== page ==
The coal industry lobby today filed suit against the U.S. Environmental Protection Agency to challenge the Obama administration’s stated plan to take “unprecedented steps” to limit the environmental impacts of mountaintop removal mining.
Lawyers for the National Mining Association, in a suit filed in U.S. District Court for the District of Columbia, are challenging EPA’s more detailed review of Clean Water Act permits for surface mines and the agency’s new guidance for controlling “conductivity” pollution from mountaintop removal operations.
“NMA members’ efforts to navigate this unlawful process and obtain reasonable and predictable permit terms have been unsuccessful, leaving us no choice but to challenge the EPA and Corps policy in court,” said NMA President and CEO Hal Quinn. “Detailed agency guidance is not a valid substitute for lawful rulemaking based on public notice and comment,” Quinn explained. “The agencies’ continued abuse of the law to impose arbitrary standards on mining operations, state agencies and other federal regulatory bodies threatens the entire region with further economic misery and stagnant employment.”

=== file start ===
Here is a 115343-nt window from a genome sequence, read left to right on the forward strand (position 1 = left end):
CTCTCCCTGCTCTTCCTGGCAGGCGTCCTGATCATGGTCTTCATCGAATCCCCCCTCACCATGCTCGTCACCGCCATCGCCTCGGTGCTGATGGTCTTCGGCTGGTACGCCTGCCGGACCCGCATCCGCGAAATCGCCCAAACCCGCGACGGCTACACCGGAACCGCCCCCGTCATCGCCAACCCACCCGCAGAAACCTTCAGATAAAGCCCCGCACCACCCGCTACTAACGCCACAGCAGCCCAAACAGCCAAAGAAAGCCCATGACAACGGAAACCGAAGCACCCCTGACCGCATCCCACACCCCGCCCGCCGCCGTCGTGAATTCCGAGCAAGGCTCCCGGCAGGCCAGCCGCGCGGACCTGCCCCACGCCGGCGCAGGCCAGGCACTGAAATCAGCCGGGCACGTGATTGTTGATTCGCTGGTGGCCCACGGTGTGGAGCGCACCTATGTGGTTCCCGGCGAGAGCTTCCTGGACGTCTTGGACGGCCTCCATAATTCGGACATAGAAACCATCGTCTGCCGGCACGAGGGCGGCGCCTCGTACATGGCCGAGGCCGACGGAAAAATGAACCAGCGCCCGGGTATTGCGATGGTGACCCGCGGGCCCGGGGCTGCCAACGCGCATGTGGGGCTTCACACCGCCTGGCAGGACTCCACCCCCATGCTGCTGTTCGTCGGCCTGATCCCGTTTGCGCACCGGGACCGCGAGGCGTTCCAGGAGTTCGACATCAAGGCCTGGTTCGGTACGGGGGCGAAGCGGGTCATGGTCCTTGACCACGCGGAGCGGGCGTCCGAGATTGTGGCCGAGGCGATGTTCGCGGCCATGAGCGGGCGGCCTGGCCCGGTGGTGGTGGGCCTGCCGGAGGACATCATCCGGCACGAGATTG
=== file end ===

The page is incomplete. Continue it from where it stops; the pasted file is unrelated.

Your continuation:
The suit itself alleges that EPA’s actions have:
… Substantially and illegally amend the statutory and regulatory permitting processes for coal mining that form the backbone of coal companies expectations in planning to extract coal for our nation’s power supply, particularly for those companies that require “valley fills” for their coal mining operations.
The suit also names as a defendant the U.S. Army Corps of Engineers, and alleges:
By dramatically altering timelines and imposing new requirements in complete disregard of existing federal law and procedure, EPA and the Corps have launched a moving target in coal mining permitting that is substantially and irreparably harming NMA‟s coal mining members.